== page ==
British Columbia joins Yukon, Quebec and Saskatchewan to offer public coverage of CGM systems under provincial health plans. In addition, Prince Edward Island and Manitoba have also recently announced plans for funding based on their 2021 budget platforms. For coverage in B.C., patients must meet the coverage criteria, be enrolled in eligible PharmaCare plans, and meet any deductible requirements. Today’s announcement marks a significant accomplishment in increasing access to life changing technology used in the management of diabetes and recognizes the impact CGM technology can have on those who require intensive insulin therapy to manage their type 2 diabetes as well as those living with type 1 diabetes.

“As a BC-based company, we are thrilled by today’s announcement and the province’s commitment to the diabetes community,” says Laura Endres, Vice President and General Manager of Dexcom Canada. “We have seen the impact of improved access to CGM to truly change lives, and we look forward to continuing our work toward access for all those impacted by diabetes across Canada.”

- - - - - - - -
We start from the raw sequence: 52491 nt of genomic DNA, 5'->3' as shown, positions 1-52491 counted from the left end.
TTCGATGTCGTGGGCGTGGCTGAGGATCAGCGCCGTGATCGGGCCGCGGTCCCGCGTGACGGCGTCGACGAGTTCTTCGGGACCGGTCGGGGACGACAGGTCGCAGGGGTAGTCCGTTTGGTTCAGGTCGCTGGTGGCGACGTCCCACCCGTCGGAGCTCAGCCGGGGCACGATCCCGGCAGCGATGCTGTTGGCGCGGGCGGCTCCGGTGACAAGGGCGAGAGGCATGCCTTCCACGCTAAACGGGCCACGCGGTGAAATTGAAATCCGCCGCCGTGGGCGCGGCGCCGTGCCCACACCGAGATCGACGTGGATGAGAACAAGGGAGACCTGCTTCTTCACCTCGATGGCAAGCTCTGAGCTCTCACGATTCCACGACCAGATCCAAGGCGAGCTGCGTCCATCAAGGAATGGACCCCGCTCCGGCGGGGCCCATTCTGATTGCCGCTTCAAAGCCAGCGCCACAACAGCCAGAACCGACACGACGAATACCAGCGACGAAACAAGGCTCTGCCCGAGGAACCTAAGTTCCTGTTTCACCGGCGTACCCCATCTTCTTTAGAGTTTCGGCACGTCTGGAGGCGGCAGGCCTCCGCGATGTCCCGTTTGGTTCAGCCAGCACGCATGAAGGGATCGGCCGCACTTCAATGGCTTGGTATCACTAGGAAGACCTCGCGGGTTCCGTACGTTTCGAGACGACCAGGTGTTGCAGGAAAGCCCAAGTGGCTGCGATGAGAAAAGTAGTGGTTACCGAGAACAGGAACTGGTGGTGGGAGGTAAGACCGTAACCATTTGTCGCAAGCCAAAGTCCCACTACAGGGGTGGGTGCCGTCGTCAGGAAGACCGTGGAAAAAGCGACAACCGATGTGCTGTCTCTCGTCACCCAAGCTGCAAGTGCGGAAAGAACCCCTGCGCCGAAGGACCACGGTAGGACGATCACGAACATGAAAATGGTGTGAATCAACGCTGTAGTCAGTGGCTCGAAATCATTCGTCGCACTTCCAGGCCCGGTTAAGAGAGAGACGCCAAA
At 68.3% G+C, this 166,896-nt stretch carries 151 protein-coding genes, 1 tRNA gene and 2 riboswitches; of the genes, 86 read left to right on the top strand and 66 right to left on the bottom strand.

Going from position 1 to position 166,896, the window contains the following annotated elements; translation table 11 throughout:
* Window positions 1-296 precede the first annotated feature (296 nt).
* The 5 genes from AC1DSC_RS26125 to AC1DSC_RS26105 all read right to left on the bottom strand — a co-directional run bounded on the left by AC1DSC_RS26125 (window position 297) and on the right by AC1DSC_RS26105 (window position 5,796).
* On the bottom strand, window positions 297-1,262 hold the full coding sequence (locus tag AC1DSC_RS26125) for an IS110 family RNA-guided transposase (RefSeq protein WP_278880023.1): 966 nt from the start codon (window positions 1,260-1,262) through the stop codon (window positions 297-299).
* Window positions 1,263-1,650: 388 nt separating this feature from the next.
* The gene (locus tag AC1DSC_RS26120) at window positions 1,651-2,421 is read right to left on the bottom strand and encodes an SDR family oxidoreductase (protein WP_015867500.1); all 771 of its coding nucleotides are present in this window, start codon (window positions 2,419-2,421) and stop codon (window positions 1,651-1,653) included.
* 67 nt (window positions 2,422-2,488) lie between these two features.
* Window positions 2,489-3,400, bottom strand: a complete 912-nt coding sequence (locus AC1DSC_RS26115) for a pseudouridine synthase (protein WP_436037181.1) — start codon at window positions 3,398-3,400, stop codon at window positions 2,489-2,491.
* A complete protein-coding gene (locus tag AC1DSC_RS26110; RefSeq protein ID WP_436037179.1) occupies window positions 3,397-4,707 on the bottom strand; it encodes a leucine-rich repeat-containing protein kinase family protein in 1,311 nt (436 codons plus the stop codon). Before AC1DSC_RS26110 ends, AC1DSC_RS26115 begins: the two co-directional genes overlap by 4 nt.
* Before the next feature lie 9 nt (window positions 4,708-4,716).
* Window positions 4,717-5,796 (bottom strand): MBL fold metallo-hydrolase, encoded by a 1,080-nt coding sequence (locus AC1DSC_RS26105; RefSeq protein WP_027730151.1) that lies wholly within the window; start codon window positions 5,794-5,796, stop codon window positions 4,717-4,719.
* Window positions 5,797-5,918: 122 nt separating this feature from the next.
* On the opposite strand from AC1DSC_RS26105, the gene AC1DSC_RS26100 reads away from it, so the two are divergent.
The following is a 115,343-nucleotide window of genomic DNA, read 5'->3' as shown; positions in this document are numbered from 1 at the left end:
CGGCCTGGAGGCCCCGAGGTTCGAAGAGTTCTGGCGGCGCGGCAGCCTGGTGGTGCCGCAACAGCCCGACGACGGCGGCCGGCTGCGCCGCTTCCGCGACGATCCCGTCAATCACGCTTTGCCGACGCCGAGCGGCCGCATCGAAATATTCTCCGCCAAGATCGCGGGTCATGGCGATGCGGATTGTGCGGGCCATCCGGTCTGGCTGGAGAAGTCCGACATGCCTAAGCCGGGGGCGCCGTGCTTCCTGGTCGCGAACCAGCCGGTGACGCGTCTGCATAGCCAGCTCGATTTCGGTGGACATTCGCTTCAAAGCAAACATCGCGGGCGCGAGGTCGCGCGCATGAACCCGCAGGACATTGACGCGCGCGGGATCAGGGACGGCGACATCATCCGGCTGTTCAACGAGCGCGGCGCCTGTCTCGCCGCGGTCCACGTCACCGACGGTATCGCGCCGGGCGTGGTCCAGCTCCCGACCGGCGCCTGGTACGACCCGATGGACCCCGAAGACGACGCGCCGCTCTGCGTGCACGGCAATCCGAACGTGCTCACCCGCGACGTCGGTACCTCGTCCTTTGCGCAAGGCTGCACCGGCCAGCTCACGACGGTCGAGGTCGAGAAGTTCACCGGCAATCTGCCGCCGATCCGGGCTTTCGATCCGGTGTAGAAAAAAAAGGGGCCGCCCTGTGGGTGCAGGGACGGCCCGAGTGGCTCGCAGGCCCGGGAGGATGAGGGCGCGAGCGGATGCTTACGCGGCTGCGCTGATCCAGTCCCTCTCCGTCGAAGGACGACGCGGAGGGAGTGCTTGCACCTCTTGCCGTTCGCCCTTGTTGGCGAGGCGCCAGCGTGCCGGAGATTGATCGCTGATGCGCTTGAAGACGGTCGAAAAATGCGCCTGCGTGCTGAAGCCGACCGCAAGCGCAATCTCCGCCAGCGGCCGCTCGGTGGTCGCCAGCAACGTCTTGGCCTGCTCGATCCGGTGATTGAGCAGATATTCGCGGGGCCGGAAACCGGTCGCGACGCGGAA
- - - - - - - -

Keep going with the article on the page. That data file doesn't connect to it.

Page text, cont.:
The Dexcom G6 CGM System includes a small, wearable sensor that measures glucose just below the skin; a transmitter to continuously and wirelessly send glucose levels to a display device; and a compatible smart device* or receiver that displays real-time glucose data to users without the need for fingersticks or scanning. And with real-time alerts, including a predictive Urgent Low Soon alert, the Dexcom G6 can warn the user in advance of hypoglycemia — allowing time to take appropriate action before it happens — day or night. As part of the BC PharmaCare coverage program, users will now be able to pick up their Dexcom CGM supplies through a participating local pharmacy.

For more information about the coverage criteria for BC PharmaCare, please visit https://www.dexcom.com/en-CA/public-coverage and BC PharmaCare’s website section related to Diabetes Supplies.